‘The police aren’t doing anything’: Troubleshooters investigate drug house complaints

An Old Louisville drug house across the street from a senior living center seems to be thriving, all while there appears to be no help from the police.
Published: Aug. 25, 2022 at 5:01 PM EDT|Updated: Aug. 25, 2022 at 6:12 PM EDT
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LOUISVILLE, Ky. (WAVE) - An Old Louisville drug house across the street from a senior living center seems to be thriving, all while there appears to be no help from the police.

Of all the businesses on the revitalized Oak Street in Old Louisville, people would be hard pressed to find many that have more customers per hour than 1223 South Fourth Street. Problem is, it’s not zoned as a business.

However, business here was brisk. There were scores of people coming up to the location each day. Sometimes dozens per hour walked up, or biked up, or parked and went in, or got dropped off.

They went right in the front door, spent a minute or two inside, then came out checking what they got in the palm of their hand. Sometimes they clutched something white and showed it off to others.

Before they went in they pulled out wads of cash.

A group of guys met on the street around the corner, got their money out, and gave it to the guy who was going inside. When he came back a couple minutes later, they celebrated.

It was so busy they passed each other coming and going. As many as five people at a time went in, representing all ages and all demographics. They came from as far away as Anderson County.

Over several days of watching, multiple repeat customers were spotted. Neighbors stood across the street and took pictures of it all.

They said they’ve complained to police.

When police drove by, activity paused for a few seconds. All eyes were on the cops until they cleared, then hand to hand transactions resumed.

Some didn’t make it very far before they passed out.

What were they buying? With customers coming and going, a guy in a grey shirt went in, while a guy in a black shirt waited for him on the sidewalk.

The buyer came out and handed over what he purchased. The guy in the black shirt dropped it and had a hard time opening it, eventually biting open the tightly wrapped baggie.

Cameras caught the bag was filled with something white, which appeared to be heroin or crack rocks. The man broke off a piece and handed it to the buyer for his role and pocketed the rest.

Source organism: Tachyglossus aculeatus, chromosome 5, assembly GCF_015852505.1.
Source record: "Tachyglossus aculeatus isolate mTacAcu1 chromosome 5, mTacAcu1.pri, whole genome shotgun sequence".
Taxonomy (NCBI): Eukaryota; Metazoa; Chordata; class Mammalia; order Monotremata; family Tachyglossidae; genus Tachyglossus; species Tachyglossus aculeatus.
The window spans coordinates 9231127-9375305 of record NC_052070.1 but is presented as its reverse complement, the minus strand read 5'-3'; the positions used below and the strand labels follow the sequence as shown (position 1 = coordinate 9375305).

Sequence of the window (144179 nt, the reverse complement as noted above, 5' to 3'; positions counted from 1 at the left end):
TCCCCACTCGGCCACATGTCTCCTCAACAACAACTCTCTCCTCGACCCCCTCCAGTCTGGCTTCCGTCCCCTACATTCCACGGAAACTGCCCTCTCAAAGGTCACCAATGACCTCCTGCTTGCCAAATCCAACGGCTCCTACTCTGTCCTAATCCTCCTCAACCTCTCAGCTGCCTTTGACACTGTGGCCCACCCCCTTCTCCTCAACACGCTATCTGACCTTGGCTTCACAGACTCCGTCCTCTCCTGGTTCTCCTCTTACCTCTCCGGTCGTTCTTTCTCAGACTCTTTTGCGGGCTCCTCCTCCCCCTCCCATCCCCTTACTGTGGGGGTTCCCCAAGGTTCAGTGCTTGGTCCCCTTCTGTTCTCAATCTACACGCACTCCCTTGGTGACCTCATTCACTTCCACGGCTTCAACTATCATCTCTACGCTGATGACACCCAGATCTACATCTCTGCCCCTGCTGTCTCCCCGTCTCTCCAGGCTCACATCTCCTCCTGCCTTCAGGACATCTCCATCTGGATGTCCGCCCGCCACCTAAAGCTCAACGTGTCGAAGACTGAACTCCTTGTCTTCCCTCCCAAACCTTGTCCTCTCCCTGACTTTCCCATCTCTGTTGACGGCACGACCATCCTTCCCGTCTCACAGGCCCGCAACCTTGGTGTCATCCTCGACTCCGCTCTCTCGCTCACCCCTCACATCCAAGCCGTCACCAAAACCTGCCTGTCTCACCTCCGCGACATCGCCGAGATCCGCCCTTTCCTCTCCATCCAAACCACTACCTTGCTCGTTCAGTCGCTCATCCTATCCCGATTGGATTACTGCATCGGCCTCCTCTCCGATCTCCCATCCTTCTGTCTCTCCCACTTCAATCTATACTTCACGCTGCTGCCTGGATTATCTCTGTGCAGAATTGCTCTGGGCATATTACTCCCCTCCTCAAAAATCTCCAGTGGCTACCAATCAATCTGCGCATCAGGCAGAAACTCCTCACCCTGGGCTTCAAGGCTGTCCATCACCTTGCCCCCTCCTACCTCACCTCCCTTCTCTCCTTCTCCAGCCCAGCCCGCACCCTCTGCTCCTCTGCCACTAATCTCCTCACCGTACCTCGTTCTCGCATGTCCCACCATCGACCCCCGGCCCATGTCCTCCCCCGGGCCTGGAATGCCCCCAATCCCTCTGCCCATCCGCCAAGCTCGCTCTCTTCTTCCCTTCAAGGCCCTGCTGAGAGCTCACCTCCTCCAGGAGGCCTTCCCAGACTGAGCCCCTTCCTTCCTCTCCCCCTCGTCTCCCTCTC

Neighbors were asked about the situation when it appeared some type of exchange was going on outside the house with people in a couple of cars.

People who lived nearby were asked about the home in question.

“I don’t live over there,” a man said.

The man had been caught at this location several times.

“That’s the news man, show some respect,” a man in a second car said. “Show some respect man.”

The first man was asked once again if the location was a possible drug house.

“I don’t know nothing about no drug house here, man,” he said. “Man, talk to somebody else.”

“Let’s go now,” a person in the second car yelled and they drove off.

Children lived in this apartment building, along with another woman who was asked about the drug house.

“To be honest with you it is,” the woman said. “I have a complaint also.”

The woman was asked if she knew what was being sold at the home.

“Heroin and ice,” she said. “All of the above.”

She confirmed living near the home has caused her to feel in danger.

“Yes I do,” she said. “I’m trying to find something else now.”

Most of the neighbors wouldn’t speak on camera about the home. They referenced a robbery at knifepoint by one of the people coming to the location.

A property owner in this neighborhood agreed to share his observations if his identity was concealed.

“Few months ago, a drug dealer moved in, and there’s been a long steady stream of addicts coming,” he said. “They buy their drugs, lot of times they run up in our enclosed patio and shoot up right in front of our doorbell camera. They leave hypodermics laying around. Just a constant trail of addicts.”

The property owner was asked if he had complained or reported the home to police.

“The police aren’t doing anything,” he said. “They say it’s not a priority right now under the current administration. Any officer you ask, they say they are not going after drugs.”

After tracking down the owner of the home, the owner said he called police, but was told there’s nothing they could do.

The owner said he hasn’t started the eviction process on the suspected dealer because he has no proof.

Another property manager said when she called police multiple times to complain about what’s going on here, she was told to stop calling.

LMPD was asked about this on Monday, referring to the direct quotes from the people complaining. Officials have not returned a response as of this story’s deadline.